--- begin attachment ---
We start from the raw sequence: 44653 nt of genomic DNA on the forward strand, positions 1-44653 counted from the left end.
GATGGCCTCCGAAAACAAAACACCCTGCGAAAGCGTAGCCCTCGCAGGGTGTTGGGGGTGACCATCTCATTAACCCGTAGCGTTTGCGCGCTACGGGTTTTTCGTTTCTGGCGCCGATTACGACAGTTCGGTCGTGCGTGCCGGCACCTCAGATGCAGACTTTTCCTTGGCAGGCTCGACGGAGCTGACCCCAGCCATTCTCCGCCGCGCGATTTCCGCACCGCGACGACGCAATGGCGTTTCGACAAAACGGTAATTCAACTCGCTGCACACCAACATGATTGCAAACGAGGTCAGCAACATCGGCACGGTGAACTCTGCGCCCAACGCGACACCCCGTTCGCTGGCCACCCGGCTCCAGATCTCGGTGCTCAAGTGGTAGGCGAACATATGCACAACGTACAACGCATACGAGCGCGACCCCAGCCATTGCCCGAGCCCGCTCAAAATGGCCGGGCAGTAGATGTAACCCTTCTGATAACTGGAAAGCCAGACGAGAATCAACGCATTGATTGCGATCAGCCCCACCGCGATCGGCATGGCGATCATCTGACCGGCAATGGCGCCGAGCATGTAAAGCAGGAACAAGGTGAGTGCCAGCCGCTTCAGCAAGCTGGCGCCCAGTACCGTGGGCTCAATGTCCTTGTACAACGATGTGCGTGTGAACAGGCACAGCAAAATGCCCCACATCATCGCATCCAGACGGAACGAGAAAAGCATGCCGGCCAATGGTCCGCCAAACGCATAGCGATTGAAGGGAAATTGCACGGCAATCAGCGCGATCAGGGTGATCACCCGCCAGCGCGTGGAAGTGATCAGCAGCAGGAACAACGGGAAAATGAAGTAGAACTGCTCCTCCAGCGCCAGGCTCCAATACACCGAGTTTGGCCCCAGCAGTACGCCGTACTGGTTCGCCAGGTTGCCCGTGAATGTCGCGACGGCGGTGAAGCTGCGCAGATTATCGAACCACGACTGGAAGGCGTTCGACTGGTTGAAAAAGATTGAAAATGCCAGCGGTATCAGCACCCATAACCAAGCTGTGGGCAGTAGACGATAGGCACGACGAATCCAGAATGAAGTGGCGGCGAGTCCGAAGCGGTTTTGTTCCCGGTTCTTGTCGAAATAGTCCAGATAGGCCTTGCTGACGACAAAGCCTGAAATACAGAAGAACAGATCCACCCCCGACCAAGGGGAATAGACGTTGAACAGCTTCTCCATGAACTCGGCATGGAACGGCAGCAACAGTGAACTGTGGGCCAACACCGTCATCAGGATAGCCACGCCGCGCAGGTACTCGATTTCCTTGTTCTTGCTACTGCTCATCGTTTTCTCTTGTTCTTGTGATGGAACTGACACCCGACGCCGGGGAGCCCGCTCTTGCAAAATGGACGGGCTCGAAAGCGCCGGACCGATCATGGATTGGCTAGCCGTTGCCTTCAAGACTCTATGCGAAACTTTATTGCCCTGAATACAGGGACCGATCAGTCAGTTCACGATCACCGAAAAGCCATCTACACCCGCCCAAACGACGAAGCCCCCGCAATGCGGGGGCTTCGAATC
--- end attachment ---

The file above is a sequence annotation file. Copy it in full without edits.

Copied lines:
We start from the raw sequence: 44653 nt of genomic DNA on the forward strand, positions 1-44653 counted from the left end.
GATGGCCTCCGAAAACAAAACACCCTGCGAAAGCGTAGCCCTCGCAGGGTGTTGGGGGTGACCATCTCATTAACCCGTAGCGTTTGCGCGCTACGGGTTTTTCGTTTCTGGCGCCGATTACGACAGTTCGGTCGTGCGTGCCGGCACCTCAGATGCAGACTTTTCCTTGGCAGGCTCGACGGAGCTGACCCCAGCCATTCTCCGCCGCGCGATTTCCGCACCGCGACGACGCAATGGCGTTTCGACAAAACGGTAATTCAACTCGCTGCACACCAACATGATTGCAAACGAGGTCAGCAACATCGGCACGGTGAACTCTGCGCCCAACGCGACACCCCGTTCGCTGGCCACCCGGCTCCAGATCTCGGTGCTCAAGTGGTAGGCGAACATATGCACAACGTACAACGCATACGAGCGCGACCCCAGCCATTGCCCGAGCCCGCTCAAAATGGCCGGGCAGTAGATGTAACCCTTCTGATAACTGGAAAGCCAGACGAGAATCAACGCATTGATTGCGATCAGCCCCACCGCGATCGGCATGGCGATCATCTGACCGGCAATGGCGCCGAGCATGTAAAGCAGGAACAAGGTGAGTGCCAGCCGCTTCAGCAAGCTGGCGCCCAGTACCGTGGGCTCAATGTCCTTGTACAACGATGTGCGTGTGAACAGGCACAGCAAAATGCCCCACATCATCGCATCCAGACGGAACGAGAAAAGCATGCCGGCCAATGGTCCGCCAAACGCATAGCGATTGAAGGGAAATTGCACGGCAATCAGCGCGATCAGGGTGATCACCCGCCAGCGCGTGGAAGTGATCAGCAGCAGGAACAACGGGAAAATGAAGTAGAACTGCTCCTCCAGCGCCAGGCTCCAATACACCGAGTTTGGCCCCAGCAGTACGCCGTACTGGTTCGCCAGGTTGCCCGTGAATGTCGCGACGGCGGTGAAGCTGCGCAGATTATCGAACCACGACTGGAAGGCGTTCGACTGGTTGAAAAAGATTGAAAATGCCAGCGGTATCAGCACCCATAACCAAGCTGTGGGCAGTAGACGATAGGCACGACGAATCCAGAATGAAGTGGCGGCGAGTCCGAAGCGGTTTTGTTCCCGGTTCTTGTCGAAATAGTCCAGATAGGCCTTGCTGACGACAAAGCCTGAAATACAGAAGAACAGATCCACCCCCGACCAAGGGGAATAGACGTTGAACAGCTTCTCCATGAACTCGGCATGGAACGGCAGCAACAGTGAACTGTGGGCCAACACCGTCATCAGGATAGCCACGCCGCGCAGGTACTCGATTTCCTTGTTCTTGCTACTGCTCATCGTTTTCTCTTGTTCTTGTGATGGAACTGACACCCGACGCCGGGGAGCCCGCTCTTGCAAAATGGACGGGCTCGAAAGCGCCGGACCGATCATGGATTGGCTAGCCGTTGCCTTCAAGACTCTATGCGAAACTTTATTGCCCTGAATACAGGGACCGATCAGTCAGTTCACGATCACCGAAAAGCCATCTACACCCGCCCAAACGACGAAGCCCCCGCAATGCGGGGGCTTCGAATC